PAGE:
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Tag Archives: patience

Serving a God Who is Not in a Rush

Human beings have always been in a hurry. God has never been in a hurry. God waited a very, very, very long time, after Adam and Eve, before He called Abraham. God waited almost two thousand more years before entering human history in the person of Jesus. God (in the person of Jesus) waited almost 30 years before beginning his public ministry. God waited to gather and disciple the Twelve. God waited through his arrest and crucifixion rather than call on the legions of angels at his disposal. From the beginning to the end of Scripture, we discover stories of God teaching his people patience. Abraham had to wait 25 years. Joseph waited between 15 and 25 years. Moses waited until he was 80 years old to begin his ministry. Israel waited 40 years in the wilderness. It was Tertullian (204 AD from North Africa) who wrote that, when the Holy Spirit descends, patience. Read more.

Patience, Planning, and 2015

At the turn of every New Year, I do two things. First, I step back to prayerfully consider: What might God want us/me to do in 2015? What are the 5-6 measureable goals He is inviting us/me to focus on in 2015? Which is the most important? The second most important? Etc. Secondly, I remember Tertullian’s (160-220 AD) keen insight on patience: Tertullian writes: “Impatience is, as it were, the original sin in the eyes of the Lord. For, to put it in a nutshell, every sin is to be traced back to impatience. I find the origin of impatience in the Devil himself.” In a brilliant essay entitled “Of Patience,” he expounds on a truth we rarely talk about – i.e. God’s nature to be patient. “When the Spirit of God descends,” he writes, “Patience is His inseparable companion. If we fail to welcome it along with the Spirit, will the latter remain. Read more.

Patient Leadership

“Impatience is, as it were, the original sin in the eyes of the Lord.  For, to put it in a nutshell, every sin is to be traced back to impatience. I find the origin of impatience in the Devil himself.” Tertullian (160-220 AD) In a brilliant essay entitled “Of Patience,” Tertullian wrestles deeply with a theme we rarely talk about today – i.e. God’s nature to be patient. I have been pondering this essay for the past few weeks, reflecting on the intersection of leadership and patience, especially in my own life. The following are a few challenging quotes from Tertullian’s exegesis of Scripture worthy of prayer and reflection for every one of us in leadership: God allows Himself to become incarnate: in His mother’s womb He awaits (the time of birth) and after His birth suffers Himself to grow into manhood, and, when an adult, shows no eagerness to become known, but bears. Read more.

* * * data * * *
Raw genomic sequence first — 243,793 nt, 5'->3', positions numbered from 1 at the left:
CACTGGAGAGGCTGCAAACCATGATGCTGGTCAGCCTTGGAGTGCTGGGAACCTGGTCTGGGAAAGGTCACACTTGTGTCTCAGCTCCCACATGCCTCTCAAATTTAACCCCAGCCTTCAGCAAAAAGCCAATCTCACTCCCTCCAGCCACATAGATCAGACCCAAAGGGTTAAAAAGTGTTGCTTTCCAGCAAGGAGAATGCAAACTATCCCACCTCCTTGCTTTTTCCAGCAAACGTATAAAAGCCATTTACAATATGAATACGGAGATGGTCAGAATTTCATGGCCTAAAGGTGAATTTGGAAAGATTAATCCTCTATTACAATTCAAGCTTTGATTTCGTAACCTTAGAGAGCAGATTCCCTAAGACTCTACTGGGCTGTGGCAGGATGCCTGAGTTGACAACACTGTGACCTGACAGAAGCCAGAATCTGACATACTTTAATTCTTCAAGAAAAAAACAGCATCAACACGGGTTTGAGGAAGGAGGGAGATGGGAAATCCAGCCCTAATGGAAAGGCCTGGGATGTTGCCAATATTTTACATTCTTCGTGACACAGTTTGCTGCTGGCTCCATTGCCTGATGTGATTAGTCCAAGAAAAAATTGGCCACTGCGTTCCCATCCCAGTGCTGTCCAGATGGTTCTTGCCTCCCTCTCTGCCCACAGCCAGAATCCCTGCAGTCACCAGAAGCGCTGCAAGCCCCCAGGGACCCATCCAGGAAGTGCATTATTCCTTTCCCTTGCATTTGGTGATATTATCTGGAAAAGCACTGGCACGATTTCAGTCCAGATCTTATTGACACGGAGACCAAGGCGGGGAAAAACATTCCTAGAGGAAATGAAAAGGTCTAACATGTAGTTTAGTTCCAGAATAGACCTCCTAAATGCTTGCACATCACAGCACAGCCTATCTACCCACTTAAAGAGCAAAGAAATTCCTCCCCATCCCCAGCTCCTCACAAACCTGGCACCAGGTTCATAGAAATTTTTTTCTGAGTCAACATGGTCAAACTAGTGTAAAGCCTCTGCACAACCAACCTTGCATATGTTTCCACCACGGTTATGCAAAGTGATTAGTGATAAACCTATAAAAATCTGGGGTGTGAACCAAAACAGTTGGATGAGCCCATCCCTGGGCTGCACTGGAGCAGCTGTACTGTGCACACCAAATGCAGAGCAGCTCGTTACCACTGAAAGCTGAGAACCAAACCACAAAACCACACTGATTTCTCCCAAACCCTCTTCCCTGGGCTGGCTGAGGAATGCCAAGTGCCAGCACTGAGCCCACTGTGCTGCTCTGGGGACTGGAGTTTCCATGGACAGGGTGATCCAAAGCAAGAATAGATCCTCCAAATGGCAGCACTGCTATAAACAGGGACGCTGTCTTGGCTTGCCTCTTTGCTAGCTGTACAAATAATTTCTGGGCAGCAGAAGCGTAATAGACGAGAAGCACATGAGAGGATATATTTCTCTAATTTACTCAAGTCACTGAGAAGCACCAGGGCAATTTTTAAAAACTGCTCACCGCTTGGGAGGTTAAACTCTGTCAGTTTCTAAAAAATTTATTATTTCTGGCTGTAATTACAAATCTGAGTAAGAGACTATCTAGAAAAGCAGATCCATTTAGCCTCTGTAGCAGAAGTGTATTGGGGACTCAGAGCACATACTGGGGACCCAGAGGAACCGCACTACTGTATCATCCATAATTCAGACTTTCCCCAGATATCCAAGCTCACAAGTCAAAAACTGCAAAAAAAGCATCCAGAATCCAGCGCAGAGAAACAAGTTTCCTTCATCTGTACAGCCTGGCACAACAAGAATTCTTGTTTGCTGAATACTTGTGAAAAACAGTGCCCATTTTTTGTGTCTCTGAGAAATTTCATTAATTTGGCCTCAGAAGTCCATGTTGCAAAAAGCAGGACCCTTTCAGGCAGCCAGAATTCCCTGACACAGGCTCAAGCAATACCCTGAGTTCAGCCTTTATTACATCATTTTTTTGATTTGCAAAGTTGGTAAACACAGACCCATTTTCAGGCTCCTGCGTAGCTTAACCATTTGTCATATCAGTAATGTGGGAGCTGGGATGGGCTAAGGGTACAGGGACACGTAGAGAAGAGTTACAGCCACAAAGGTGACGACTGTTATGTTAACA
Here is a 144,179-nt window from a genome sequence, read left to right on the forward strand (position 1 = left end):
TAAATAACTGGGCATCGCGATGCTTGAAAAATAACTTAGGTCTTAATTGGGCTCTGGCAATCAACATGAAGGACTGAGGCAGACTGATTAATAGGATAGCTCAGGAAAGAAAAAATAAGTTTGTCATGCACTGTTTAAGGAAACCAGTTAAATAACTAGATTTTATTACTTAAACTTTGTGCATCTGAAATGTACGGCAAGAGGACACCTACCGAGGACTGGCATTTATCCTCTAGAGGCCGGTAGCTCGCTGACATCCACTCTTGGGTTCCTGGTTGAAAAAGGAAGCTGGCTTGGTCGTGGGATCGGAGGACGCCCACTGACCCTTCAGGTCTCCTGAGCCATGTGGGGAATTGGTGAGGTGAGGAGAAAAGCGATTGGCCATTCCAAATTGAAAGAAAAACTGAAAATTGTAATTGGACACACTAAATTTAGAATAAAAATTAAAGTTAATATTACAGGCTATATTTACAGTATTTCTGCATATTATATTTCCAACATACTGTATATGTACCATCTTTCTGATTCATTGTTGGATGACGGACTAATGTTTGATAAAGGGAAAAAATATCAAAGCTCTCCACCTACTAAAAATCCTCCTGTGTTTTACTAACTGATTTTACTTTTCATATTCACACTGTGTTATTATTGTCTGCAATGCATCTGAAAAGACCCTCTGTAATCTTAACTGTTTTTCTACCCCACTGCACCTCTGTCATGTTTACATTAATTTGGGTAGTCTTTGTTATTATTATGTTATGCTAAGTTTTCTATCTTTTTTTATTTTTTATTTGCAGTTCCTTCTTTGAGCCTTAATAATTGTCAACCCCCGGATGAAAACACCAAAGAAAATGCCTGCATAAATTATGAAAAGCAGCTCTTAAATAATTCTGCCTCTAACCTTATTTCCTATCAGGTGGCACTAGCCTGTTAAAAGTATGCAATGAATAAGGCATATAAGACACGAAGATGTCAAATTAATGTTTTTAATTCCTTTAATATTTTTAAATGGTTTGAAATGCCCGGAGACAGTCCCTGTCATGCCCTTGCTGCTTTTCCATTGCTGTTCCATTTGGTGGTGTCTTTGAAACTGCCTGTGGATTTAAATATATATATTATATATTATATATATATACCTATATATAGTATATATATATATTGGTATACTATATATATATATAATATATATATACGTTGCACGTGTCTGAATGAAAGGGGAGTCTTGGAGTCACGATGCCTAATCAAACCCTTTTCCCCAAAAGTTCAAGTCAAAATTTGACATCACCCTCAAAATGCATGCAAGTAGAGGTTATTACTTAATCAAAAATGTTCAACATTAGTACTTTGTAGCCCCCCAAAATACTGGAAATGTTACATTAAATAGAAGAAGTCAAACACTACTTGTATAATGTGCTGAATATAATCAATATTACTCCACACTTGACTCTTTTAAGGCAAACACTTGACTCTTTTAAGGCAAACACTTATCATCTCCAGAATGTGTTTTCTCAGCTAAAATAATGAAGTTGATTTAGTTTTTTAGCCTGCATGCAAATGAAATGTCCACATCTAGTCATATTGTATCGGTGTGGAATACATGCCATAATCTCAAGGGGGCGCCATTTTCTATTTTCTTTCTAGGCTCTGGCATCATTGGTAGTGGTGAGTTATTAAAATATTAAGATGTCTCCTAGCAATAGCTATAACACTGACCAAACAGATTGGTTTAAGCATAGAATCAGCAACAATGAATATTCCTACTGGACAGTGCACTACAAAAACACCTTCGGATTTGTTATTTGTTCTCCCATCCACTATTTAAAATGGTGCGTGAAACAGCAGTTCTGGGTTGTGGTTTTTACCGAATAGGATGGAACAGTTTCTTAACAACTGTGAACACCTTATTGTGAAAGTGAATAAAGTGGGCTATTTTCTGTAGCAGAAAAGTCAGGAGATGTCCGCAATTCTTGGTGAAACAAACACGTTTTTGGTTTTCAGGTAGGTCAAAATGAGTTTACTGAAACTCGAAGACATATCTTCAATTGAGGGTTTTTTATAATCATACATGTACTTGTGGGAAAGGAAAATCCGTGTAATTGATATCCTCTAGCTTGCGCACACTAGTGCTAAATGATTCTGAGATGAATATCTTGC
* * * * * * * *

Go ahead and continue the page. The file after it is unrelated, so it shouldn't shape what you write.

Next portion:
AA, Two-Steppers, and Leadership

AA has Twelve Steps to recovery for their program. The twelfth step is an act of gratitude when recovered alcoholics help other alcoholics stay sober. The gift received is passed along as the final step. In AA they speak of people who are “two-steppers” — people who take Step One (accepting they are powerless in their addiction) and then jump directly to Step Twelve (helping others) without the in-between steps where the hard work lies. They try to pass along something they themselves have not yet received. The desert fathers (3rd-5th century) talked about this temptation also. It is one of the great temptation I face, and I think we all face as leaders, talking about things of God that we have not lived. “Another brother spoke…about matters of which he had no experience. Theodore said to him, “You’ve not yet found a ship to sail in, not put your luggage aboard, not put. Read more.

AA, Two-Steppers, and Leadership

AA has Twelve Steps to recovery for their program. The twelfth step is an act of gratitude when recovered alcoholics help other alcoholics stay sober. The gift received is passed along as the final step. In AA they speak of people who are “two-steppers” — people who take Step One (accepting they are powerless in their addiction) and then jump directly to Step Twelve (helping others) without the in-between steps where the hard work lies. They try to pass along something they themselves have not yet received. The desert fathers (3rd-5th century) talked about this temptation also. It is one of the great temptation I face, and I think we all face as leaders, talking about things of God that we have not lived. “Another brother spoke…about matters of which he had no experience. Theodore said to him, “You’ve not yet found a ship to sail in, not put your luggage aboard, not put. Read more.

Exponential, Church Planting, and the Temptations of the Wilderness

This past week I presented two workshops at “the largest gathering of church planters in the world” – at the Exponential Conference.  Over 5000 people attended while another 20,000 leaders watched through a live webcast. It was extraordinary to see so many men and women with a passion to serve Jesus and offer their entire lives to advance His kingdom in the 21st century. I was in awe of God as I listened to speakers and learned new things about what God was doing in different parts of the world. As I interacted, however, with young pastors, missionaries, superintendents, and denominational leaders, it became readily apparent (to me at least) that at least four temptations threaten to derail what God wants to do through His church going forward: 1. Drivenness – Cattle are driven. Sheep are led. The word doesn’t belong in our vocabulary. The primary call for us as preachers/leaders/pastors is to embrace a. Read more.